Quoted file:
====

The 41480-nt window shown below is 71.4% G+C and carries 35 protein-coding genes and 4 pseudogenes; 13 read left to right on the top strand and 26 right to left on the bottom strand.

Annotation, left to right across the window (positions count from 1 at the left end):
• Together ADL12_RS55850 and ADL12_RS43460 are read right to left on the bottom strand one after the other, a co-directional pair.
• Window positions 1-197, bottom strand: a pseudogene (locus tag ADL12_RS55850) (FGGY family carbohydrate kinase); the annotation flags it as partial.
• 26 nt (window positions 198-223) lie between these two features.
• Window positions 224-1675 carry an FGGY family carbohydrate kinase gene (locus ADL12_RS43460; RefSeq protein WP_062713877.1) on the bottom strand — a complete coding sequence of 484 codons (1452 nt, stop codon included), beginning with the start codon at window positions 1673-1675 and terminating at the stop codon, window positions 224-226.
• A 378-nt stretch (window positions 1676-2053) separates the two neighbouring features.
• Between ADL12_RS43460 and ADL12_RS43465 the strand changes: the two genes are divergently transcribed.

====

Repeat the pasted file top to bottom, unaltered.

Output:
The 41480-nt window shown below is 71.4% G+C and carries 35 protein-coding genes and 4 pseudogenes; 13 read left to right on the top strand and 26 right to left on the bottom strand.

Annotation, left to right across the window (positions count from 1 at the left end):
• Together ADL12_RS55850 and ADL12_RS43460 are read right to left on the bottom strand one after the other, a co-directional pair.
• Window positions 1-197, bottom strand: a pseudogene (locus tag ADL12_RS55850) (FGGY family carbohydrate kinase); the annotation flags it as partial.
• 26 nt (window positions 198-223) lie between these two features.
• Window positions 224-1675 carry an FGGY family carbohydrate kinase gene (locus ADL12_RS43460; RefSeq protein WP_062713877.1) on the bottom strand — a complete coding sequence of 484 codons (1452 nt, stop codon included), beginning with the start codon at window positions 1673-1675 and terminating at the stop codon, window positions 224-226.
• A 378-nt stretch (window positions 1676-2053) separates the two neighbouring features.
• Between ADL12_RS43460 and ADL12_RS43465 the strand changes: the two genes are divergently transcribed.